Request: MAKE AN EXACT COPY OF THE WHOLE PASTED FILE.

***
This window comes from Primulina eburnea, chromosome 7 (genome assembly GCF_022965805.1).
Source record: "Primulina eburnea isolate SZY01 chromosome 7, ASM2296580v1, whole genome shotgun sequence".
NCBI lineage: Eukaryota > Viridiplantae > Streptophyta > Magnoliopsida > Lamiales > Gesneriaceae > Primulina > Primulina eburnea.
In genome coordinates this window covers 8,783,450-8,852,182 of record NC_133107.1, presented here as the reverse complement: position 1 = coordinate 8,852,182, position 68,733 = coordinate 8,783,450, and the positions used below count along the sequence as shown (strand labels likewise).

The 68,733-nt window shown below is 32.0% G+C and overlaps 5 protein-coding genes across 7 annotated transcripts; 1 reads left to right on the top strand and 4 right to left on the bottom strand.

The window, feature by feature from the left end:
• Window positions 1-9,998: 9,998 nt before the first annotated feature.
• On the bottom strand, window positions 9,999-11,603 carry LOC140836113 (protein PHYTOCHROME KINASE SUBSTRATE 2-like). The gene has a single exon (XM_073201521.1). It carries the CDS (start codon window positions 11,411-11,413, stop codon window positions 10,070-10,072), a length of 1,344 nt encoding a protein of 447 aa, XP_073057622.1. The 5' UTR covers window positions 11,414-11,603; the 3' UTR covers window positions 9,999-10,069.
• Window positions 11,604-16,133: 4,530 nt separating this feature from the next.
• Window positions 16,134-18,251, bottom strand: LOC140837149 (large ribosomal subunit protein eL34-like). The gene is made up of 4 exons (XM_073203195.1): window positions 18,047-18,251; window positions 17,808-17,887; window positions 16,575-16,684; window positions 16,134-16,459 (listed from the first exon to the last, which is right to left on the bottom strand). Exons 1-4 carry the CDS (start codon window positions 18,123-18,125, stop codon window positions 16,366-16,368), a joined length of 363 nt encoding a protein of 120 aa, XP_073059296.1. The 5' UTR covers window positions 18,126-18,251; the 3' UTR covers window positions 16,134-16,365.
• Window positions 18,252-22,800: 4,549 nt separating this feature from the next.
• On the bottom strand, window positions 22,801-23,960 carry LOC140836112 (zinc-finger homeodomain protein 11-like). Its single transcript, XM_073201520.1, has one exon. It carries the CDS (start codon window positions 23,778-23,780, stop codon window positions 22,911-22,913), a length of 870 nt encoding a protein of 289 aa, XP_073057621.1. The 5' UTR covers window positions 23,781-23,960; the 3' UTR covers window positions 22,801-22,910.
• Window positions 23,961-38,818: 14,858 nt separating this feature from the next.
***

This window comes from Primulina eburnea, chromosome 7 (genome assembly GCF_022965805.1).
Source record: "Primulina eburnea isolate SZY01 chromosome 7, ASM2296580v1, whole genome shotgun sequence".
NCBI lineage: Eukaryota > Viridiplantae > Streptophyta > Magnoliopsida > Lamiales > Gesneriaceae > Primulina > Primulina eburnea.
In genome coordinates this window covers 8,783,450-8,852,182 of record NC_133107.1, presented here as the reverse complement: position 1 = coordinate 8,852,182, position 68,733 = coordinate 8,783,450, and the positions used below count along the sequence as shown (strand labels likewise).

The 68,733-nt window shown below is 32.0% G+C and overlaps 5 protein-coding genes across 7 annotated transcripts; 1 reads left to right on the top strand and 4 right to left on the bottom strand.

The window, feature by feature from the left end:
• Window positions 1-9,998: 9,998 nt before the first annotated feature.
• On the bottom strand, window positions 9,999-11,603 carry LOC140836113 (protein PHYTOCHROME KINASE SUBSTRATE 2-like). The gene has a single exon (XM_073201521.1). It carries the CDS (start codon window positions 11,411-11,413, stop codon window positions 10,070-10,072), a length of 1,344 nt encoding a protein of 447 aa, XP_073057622.1. The 5' UTR covers window positions 11,414-11,603; the 3' UTR covers window positions 9,999-10,069.
• Window positions 11,604-16,133: 4,530 nt separating this feature from the next.
• Window positions 16,134-18,251, bottom strand: LOC140837149 (large ribosomal subunit protein eL34-like). The gene is made up of 4 exons (XM_073203195.1): window positions 18,047-18,251; window positions 17,808-17,887; window positions 16,575-16,684; window positions 16,134-16,459 (listed from the first exon to the last, which is right to left on the bottom strand). Exons 1-4 carry the CDS (start codon window positions 18,123-18,125, stop codon window positions 16,366-16,368), a joined length of 363 nt encoding a protein of 120 aa, XP_073059296.1. The 5' UTR covers window positions 18,126-18,251; the 3' UTR covers window positions 16,134-16,365.
• Window positions 18,252-22,800: 4,549 nt separating this feature from the next.
• On the bottom strand, window positions 22,801-23,960 carry LOC140836112 (zinc-finger homeodomain protein 11-like). Its single transcript, XM_073201520.1, has one exon. It carries the CDS (start codon window positions 23,778-23,780, stop codon window positions 22,911-22,913), a length of 870 nt encoding a protein of 289 aa, XP_073057621.1. The 5' UTR covers window positions 23,781-23,960; the 3' UTR covers window positions 22,801-22,910.
• Window positions 23,961-38,818: 14,858 nt separating this feature from the next.